Calcification is identified as areas of hyperattenuation of at least 1 mm2-with > 130 Hounsfied units (HU) or ≥ 3 adjacent pixels(4).

The main systems for the quantification of the CAC score are the Agatston method(4), determination of the volume of calcium(5), and determination of the calcium mass score(6). The first two are the most widely used, especially the Agatston method, which is used as a reference for most population databases and publications involving risk stratification and is therefore the method most often used in clinical practice. The calcium volume score and calcium mass score have shown better reproducibility(7).

Agatston method - The Agatston method uses the weighted sum of lesions with a density above 130 HU, multiplying the area of calcium by a factor related to maximum plaque attenuation: 130-199 HU, factor 1; 200-299 HU, factor 2; 300-399 HU, factor 3; and ≥ 400 HU, factor 4.

Therefore, the slice thickness and the interval must follow the original protocols in order to reduce the noise variation and, consequently, the maximum attenuation of the plaques, allowing the original published scores to be reproduced.

Calcium volume score - The calcium volume score has proven to be the most robust and reproducible method(8). It is calculated by multiplying the number of voxels with calcification by the volume of each voxel, including all voxels with an attenuation > 130 HU. However, this method is particularly sensitive to the partial volume (especially in plaques with high attenuation) and subject to variability between tests, depending on the position of the plaque in the axial slice acquired.

Relative calcium mass score - The relative calcium mass score is calculated by multiplying the mean attenuation of the calcified plaque by the plaque volume in each image, thus reducing the variation caused by the partial volume. The absolute calcium mass score uses a correction factor based on the attenuation of water(8).


The CAC score plays a relevant role in the stratification of cardiovascular risk. Several studies have shown that the CAC score is significantly associated with the occurrence of major cardiovascular events (all-cause mortality, cardiac mortality, and nonfatal myocardial infarction) in the medium- and long-term follow-up.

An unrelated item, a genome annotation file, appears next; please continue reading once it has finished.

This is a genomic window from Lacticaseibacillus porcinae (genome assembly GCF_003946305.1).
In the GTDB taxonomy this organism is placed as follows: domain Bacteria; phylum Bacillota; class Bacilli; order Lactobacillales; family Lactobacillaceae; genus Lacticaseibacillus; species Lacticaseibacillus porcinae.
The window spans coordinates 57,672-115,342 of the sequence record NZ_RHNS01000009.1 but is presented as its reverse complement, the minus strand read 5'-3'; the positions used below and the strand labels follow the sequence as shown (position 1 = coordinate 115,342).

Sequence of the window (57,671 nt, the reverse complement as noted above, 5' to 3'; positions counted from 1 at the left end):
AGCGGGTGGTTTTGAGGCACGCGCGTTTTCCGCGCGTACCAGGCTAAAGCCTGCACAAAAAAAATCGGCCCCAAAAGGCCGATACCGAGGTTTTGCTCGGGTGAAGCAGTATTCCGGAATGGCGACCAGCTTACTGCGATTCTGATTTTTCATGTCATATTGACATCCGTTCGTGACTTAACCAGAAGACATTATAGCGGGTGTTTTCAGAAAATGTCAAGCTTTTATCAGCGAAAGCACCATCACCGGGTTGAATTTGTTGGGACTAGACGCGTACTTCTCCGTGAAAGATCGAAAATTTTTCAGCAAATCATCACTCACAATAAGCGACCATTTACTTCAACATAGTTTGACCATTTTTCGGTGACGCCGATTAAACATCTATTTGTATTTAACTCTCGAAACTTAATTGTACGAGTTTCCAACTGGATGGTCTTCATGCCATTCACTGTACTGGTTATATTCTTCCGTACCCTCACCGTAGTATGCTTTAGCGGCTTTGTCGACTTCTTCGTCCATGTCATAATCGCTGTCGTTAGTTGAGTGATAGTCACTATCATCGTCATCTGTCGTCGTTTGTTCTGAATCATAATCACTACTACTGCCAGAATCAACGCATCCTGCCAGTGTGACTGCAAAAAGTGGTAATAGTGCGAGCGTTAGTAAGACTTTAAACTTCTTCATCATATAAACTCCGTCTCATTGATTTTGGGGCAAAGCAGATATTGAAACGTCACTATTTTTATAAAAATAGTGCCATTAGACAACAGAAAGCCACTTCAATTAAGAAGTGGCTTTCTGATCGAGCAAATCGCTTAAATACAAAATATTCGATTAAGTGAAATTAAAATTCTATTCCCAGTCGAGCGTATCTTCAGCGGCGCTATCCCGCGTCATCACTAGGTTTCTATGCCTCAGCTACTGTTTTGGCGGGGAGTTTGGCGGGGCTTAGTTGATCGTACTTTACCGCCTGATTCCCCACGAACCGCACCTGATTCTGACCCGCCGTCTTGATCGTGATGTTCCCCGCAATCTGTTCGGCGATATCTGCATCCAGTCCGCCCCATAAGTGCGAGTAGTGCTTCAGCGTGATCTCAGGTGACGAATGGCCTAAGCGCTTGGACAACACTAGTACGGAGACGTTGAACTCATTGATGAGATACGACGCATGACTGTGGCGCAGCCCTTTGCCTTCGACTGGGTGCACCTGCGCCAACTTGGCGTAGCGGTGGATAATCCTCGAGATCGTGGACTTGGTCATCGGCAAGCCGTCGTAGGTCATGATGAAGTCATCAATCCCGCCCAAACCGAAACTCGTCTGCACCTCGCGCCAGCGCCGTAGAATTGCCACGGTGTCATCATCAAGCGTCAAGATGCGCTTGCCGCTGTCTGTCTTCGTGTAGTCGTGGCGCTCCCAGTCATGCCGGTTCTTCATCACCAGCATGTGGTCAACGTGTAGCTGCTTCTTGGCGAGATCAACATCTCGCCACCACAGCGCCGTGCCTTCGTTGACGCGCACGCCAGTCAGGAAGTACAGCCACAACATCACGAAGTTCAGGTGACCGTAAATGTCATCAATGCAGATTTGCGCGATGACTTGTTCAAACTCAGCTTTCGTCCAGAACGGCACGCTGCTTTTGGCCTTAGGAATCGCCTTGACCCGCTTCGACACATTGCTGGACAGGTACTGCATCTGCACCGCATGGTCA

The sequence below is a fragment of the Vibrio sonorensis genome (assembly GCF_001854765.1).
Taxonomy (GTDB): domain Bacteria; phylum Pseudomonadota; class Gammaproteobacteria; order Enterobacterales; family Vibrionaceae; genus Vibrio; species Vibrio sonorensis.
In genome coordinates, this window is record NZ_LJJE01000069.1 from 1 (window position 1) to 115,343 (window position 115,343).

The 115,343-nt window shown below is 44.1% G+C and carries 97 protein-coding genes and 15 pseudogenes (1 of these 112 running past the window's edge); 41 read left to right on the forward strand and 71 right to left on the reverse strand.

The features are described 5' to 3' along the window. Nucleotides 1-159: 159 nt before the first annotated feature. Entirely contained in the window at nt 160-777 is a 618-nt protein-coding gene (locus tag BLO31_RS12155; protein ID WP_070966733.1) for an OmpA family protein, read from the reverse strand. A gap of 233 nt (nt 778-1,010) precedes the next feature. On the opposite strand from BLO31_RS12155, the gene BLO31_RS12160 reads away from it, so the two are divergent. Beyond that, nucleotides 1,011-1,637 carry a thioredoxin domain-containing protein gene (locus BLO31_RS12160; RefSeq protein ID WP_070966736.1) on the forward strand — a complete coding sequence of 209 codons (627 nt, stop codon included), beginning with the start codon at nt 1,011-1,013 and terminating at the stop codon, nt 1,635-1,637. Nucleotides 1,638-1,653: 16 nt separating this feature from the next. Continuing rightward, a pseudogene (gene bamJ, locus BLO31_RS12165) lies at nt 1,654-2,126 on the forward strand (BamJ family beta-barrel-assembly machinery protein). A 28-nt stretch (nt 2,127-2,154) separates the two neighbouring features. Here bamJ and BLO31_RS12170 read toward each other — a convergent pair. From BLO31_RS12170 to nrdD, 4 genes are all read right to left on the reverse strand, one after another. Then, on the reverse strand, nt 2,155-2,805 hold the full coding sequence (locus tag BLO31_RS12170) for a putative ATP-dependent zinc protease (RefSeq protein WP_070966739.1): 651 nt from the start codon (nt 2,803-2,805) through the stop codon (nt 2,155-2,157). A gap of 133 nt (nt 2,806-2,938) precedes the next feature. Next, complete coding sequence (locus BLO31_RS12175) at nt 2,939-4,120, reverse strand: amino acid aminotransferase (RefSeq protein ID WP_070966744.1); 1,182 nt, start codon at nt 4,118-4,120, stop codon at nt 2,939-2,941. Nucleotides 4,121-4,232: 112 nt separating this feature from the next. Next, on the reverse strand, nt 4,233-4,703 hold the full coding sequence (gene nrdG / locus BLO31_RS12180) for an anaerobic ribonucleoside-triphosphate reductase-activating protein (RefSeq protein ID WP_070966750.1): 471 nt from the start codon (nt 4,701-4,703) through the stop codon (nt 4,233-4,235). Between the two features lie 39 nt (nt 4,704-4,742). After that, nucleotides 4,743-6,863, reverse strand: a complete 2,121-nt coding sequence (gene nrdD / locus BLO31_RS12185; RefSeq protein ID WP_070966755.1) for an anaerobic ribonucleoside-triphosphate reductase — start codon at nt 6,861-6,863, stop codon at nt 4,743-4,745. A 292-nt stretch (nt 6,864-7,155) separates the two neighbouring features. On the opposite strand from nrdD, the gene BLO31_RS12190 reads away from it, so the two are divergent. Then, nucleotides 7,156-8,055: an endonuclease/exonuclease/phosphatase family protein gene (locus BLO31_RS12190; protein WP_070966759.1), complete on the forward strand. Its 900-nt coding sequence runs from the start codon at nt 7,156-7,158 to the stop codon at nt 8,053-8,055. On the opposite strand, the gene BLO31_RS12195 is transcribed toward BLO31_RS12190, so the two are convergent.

In an American College of Cardiology Foundation/American Heart Association (ACCF/AHA) consensus(9), data from six large studies that collectively included 27,622 asymptomatic patients were aggregated and the relative risk of major cardiovascular events was calculated for patients with a positive CAC score and for those with a CAC score of zero. The following results were obtained:

  • - CAC score of 100-400-relative risk of 4.3 (95% CI:3.1-6.1);

  • - CAC score of 401-999-relative risk of 7.2 (95% CI:5.2-9.9);

  • - CAC score = 1000-relative risk of 10.8 (95% CI:4.2-27.7).

The CAC score was studied in association with other well-established traditional risk score systems, especially the Framingham risk score, showing the following advantages: independent added value in the prediction of all-cause mortality and mortality due to coronary disease in asymptomatic individuals(9); and reclassification in the category of coronary artery disease risk-60% of atherosclerotic coronary events occur in patients categorized as being at low or intermediate risk according to the Framingham risk score. As an example, among patients at intermediate risk according to the Framingham risk score and with a CAC score > 300, the annual frequency of myocardial infarction or coronary death would be 2.8%, which would place them in a high risk category, the 10-year event frequency therefore being approximately 28%(10).

The Framingham risk score is a simple, low-cost method of cardiovascular risk stratification that can be determined in the doctor’s office and establishes the 10-year risk of CAD. The method takes into consideration age, gender, systolic blood pressure, ratio of total cholesterol to high-density lipoprotein fraction, smoking status, and the presence or absence of diabetes.